Them vs. Us » Them vs. Us
oil on birch panel 35.5” x 62” 2020
Divisions between Them and Us have long been sources of death and destruction. We are divided by nationalities, ethnicities, religion, language, skin color and political beliefs. Understanding that we are both a Them and an Us may lead to a more civilized society. This painting deals with damages resulting from divisions. As Albert Einstein observed, Nationalism is an Infantile disease. It is the measles of Mankind. Einsteins’s message is embedded in the painting.
Michael Fenton based his composition on the Paolo Uccello’s 1455 painting The Battle of San Romano. The battle was between the Italian city states of Florence and Siena. Wars that followed were similar except land masses were bigger and weapons were technologically advanced. Riding next to the central figure in Fenton’s painting is a charging cavalryman from Edouard Detaille’s Vive L Empereur, painted in 1891. Conflict changed little in the years between those paintings. Both Uccello and Detaille portrayed warriors wearing fantastic head gear and riding military decorated horses. Fenton uses iconic images such as the Vietnamese girl, burned by napalm and running naked and obscure images such as a the black man attacked with an American flag. All images are combined, juxtaposed, overlapped to create new meanings advance the artist’s painted ideas and build composition.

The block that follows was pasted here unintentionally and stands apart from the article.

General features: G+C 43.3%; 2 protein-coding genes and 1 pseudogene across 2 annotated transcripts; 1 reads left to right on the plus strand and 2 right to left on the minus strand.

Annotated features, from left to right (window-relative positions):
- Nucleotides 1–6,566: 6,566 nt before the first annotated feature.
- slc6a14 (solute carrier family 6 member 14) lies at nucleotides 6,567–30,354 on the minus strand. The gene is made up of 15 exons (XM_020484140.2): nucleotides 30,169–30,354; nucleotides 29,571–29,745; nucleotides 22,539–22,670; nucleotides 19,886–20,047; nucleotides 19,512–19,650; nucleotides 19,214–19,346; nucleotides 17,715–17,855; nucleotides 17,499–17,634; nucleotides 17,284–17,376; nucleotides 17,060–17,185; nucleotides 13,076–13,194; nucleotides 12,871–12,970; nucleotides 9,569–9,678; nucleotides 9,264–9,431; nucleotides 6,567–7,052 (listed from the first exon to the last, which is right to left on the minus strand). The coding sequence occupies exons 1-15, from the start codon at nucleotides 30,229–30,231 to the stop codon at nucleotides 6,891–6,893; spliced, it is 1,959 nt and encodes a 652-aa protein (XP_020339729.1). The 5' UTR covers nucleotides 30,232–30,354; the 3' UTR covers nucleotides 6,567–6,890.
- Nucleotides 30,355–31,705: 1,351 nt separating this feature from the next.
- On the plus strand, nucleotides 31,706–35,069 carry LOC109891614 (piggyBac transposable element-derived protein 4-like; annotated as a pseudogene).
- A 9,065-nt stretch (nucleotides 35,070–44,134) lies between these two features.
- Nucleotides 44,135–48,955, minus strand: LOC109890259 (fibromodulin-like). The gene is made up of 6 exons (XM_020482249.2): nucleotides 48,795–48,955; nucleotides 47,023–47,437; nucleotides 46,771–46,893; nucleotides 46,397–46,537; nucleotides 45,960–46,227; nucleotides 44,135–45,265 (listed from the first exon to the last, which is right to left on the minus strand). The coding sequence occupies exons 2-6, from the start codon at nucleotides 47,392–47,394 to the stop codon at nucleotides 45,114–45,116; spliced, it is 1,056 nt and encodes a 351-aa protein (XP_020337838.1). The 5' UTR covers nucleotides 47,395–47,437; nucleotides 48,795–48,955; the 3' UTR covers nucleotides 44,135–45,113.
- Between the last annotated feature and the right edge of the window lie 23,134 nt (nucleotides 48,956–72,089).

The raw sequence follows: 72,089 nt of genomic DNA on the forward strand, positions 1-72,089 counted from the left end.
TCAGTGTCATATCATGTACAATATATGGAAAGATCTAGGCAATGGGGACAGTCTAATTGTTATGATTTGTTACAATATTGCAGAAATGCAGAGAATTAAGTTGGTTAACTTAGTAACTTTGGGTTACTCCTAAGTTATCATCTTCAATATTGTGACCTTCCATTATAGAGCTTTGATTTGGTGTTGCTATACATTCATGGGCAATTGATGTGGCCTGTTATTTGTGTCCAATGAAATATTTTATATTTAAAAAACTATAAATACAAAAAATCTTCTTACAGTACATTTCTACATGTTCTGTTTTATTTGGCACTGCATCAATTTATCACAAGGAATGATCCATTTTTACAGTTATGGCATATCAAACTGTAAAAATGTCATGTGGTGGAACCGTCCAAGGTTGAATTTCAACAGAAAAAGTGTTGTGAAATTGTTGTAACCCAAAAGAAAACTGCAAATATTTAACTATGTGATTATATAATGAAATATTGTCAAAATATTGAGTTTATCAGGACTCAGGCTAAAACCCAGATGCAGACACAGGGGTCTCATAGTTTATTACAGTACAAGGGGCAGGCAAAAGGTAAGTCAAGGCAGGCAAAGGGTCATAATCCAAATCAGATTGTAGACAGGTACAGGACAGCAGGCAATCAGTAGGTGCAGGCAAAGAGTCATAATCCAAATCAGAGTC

Inspiration for this painting derives from a political climate in which the American President builds a wall to keep Them out. Fenton considers this an outrage. Most of us are immigrants or descendants of immigrants welcomed by Emma Lazarus’s poem on the Statue of Liberty: Give me your tired, your poor, your huddled masses yearning to breathe free. The wretched refuse of your teaming shore . Send these, the homeless, tempest-tossed, to me, lift my lamp besides the golden door. The President calls for slamming the golden door shut!
Fenton hopes his painting will deepen viewers’ understanding that fusing of Them and Us into We will lead to a more just, tolerant, and benevolent world.